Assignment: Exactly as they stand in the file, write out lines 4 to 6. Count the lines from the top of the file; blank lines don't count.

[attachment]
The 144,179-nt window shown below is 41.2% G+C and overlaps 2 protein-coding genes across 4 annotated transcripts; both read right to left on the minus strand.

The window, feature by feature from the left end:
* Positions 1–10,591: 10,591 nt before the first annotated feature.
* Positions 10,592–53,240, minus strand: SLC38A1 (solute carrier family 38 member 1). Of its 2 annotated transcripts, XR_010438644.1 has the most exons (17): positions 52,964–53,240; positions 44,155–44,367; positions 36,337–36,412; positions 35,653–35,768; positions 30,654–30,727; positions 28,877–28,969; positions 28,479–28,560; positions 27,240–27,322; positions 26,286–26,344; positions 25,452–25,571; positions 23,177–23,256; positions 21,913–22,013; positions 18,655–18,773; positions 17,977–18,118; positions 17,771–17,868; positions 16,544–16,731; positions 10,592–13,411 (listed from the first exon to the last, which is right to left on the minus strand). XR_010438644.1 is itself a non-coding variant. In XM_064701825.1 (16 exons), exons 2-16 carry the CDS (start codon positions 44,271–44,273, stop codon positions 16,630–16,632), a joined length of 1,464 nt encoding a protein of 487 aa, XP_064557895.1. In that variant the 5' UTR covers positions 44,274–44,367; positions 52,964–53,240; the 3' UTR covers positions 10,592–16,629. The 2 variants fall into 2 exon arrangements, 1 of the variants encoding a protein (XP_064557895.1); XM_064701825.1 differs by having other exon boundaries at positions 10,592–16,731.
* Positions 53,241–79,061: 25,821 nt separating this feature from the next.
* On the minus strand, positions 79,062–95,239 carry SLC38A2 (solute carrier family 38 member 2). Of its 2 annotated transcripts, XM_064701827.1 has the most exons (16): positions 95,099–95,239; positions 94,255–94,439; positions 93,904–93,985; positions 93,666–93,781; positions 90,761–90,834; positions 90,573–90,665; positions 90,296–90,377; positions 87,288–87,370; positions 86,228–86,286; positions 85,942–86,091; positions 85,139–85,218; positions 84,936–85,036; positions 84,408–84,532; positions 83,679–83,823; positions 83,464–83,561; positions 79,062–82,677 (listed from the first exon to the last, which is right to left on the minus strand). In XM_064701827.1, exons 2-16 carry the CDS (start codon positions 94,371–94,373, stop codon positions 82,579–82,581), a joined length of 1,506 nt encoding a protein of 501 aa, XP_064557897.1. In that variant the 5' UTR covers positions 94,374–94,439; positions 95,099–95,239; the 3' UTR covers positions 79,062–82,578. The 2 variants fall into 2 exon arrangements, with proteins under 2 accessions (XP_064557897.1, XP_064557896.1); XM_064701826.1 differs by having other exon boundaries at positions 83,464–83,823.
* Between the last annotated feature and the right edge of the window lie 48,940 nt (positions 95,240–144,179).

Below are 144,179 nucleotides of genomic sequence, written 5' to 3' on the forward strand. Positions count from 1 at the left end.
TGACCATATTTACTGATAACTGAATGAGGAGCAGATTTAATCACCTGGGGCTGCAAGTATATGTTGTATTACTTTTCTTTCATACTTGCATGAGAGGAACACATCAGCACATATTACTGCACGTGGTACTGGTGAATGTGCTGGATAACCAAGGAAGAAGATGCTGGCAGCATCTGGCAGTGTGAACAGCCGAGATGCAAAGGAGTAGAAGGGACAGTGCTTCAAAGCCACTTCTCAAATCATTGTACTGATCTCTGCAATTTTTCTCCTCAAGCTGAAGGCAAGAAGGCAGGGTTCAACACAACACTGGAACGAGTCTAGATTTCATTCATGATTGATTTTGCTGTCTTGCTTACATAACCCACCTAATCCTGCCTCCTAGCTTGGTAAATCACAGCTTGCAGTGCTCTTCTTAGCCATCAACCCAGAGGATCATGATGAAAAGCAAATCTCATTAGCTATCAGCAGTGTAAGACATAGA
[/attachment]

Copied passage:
* Positions 10,592–53,240, minus strand: SLC38A1 (solute carrier family 38 member 1). Of its 2 annotated transcripts, XR_010438644.1 has the most exons (17): positions 52,964–53,240; positions 44,155–44,367; positions 36,337–36,412; positions 35,653–35,768; positions 30,654–30,727; positions 28,877–28,969; positions 28,479–28,560; positions 27,240–27,322; positions 26,286–26,344; positions 25,452–25,571; positions 23,177–23,256; positions 21,913–22,013; positions 18,655–18,773; positions 17,977–18,118; positions 17,771–17,868; positions 16,544–16,731; positions 10,592–13,411 (listed from the first exon to the last, which is right to left on the minus strand). XR_010438644.1 is itself a non-coding variant. In XM_064701825.1 (16 exons), exons 2-16 carry the CDS (start codon positions 44,271–44,273, stop codon positions 16,630–16,632), a joined length of 1,464 nt encoding a protein of 487 aa, XP_064557895.1. In that variant the 5' UTR covers positions 44,274–44,367; positions 52,964–53,240; the 3' UTR covers positions 10,592–16,629. The 2 variants fall into 2 exon arrangements, 1 of the variants encoding a protein (XP_064557895.1); XM_064701825.1 differs by having other exon boundaries at positions 10,592–16,731.
* Positions 53,241–79,061: 25,821 nt separating this feature from the next.
* On the minus strand, positions 79,062–95,239 carry SLC38A2 (solute carrier family 38 member 2). Of its 2 annotated transcripts, XM_064701827.1 has the most exons (16): positions 95,099–95,239; positions 94,255–94,439; positions 93,904–93,985; positions 93,666–93,781; positions 90,761–90,834; positions 90,573–90,665; positions 90,296–90,377; positions 87,288–87,370; positions 86,228–86,286; positions 85,942–86,091; positions 85,139–85,218; positions 84,936–85,036; positions 84,408–84,532; positions 83,679–83,823; positions 83,464–83,561; positions 79,062–82,677 (listed from the first exon to the last, which is right to left on the minus strand). In XM_064701827.1, exons 2-16 carry the CDS (start codon positions 94,371–94,373, stop codon positions 82,579–82,581), a joined length of 1,506 nt encoding a protein of 501 aa, XP_064557897.1. In that variant the 5' UTR covers positions 94,374–94,439; positions 95,099–95,239; the 3' UTR covers positions 79,062–82,578. The 2 variants fall into 2 exon arrangements, with proteins under 2 accessions (XP_064557897.1, XP_064557896.1); XM_064701826.1 differs by having other exon boundaries at positions 83,464–83,823.